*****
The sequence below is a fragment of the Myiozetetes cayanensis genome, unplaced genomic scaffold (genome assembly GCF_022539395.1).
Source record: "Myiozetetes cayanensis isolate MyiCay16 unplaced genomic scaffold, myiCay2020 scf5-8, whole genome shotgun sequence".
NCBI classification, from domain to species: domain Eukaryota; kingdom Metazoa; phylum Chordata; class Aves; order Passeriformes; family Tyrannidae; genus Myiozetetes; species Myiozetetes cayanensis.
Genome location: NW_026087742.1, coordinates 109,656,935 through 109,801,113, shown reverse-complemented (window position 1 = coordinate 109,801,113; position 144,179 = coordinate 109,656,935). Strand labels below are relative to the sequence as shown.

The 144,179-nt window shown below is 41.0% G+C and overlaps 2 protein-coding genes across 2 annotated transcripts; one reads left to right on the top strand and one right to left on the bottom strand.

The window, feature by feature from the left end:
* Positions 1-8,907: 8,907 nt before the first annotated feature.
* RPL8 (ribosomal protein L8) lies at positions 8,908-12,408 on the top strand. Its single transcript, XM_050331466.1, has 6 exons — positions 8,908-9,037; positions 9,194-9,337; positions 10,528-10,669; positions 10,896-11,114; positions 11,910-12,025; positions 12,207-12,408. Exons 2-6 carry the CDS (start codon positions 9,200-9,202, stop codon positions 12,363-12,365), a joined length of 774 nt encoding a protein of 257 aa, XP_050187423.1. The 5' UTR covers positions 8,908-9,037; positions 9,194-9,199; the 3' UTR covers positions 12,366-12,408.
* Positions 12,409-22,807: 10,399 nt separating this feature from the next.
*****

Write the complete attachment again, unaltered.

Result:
The sequence below is a fragment of the Myiozetetes cayanensis genome, unplaced genomic scaffold (genome assembly GCF_022539395.1).
Source record: "Myiozetetes cayanensis isolate MyiCay16 unplaced genomic scaffold, myiCay2020 scf5-8, whole genome shotgun sequence".
NCBI classification, from domain to species: domain Eukaryota; kingdom Metazoa; phylum Chordata; class Aves; order Passeriformes; family Tyrannidae; genus Myiozetetes; species Myiozetetes cayanensis.
Genome location: NW_026087742.1, coordinates 109,656,935 through 109,801,113, shown reverse-complemented (window position 1 = coordinate 109,801,113; position 144,179 = coordinate 109,656,935). Strand labels below are relative to the sequence as shown.

The 144,179-nt window shown below is 41.0% G+C and overlaps 2 protein-coding genes across 2 annotated transcripts; one reads left to right on the top strand and one right to left on the bottom strand.

The window, feature by feature from the left end:
* Positions 1-8,907: 8,907 nt before the first annotated feature.
* RPL8 (ribosomal protein L8) lies at positions 8,908-12,408 on the top strand. Its single transcript, XM_050331466.1, has 6 exons — positions 8,908-9,037; positions 9,194-9,337; positions 10,528-10,669; positions 10,896-11,114; positions 11,910-12,025; positions 12,207-12,408. Exons 2-6 carry the CDS (start codon positions 9,200-9,202, stop codon positions 12,363-12,365), a joined length of 774 nt encoding a protein of 257 aa, XP_050187423.1. The 5' UTR covers positions 8,908-9,037; positions 9,194-9,199; the 3' UTR covers positions 12,366-12,408.
* Positions 12,409-22,807: 10,399 nt separating this feature from the next.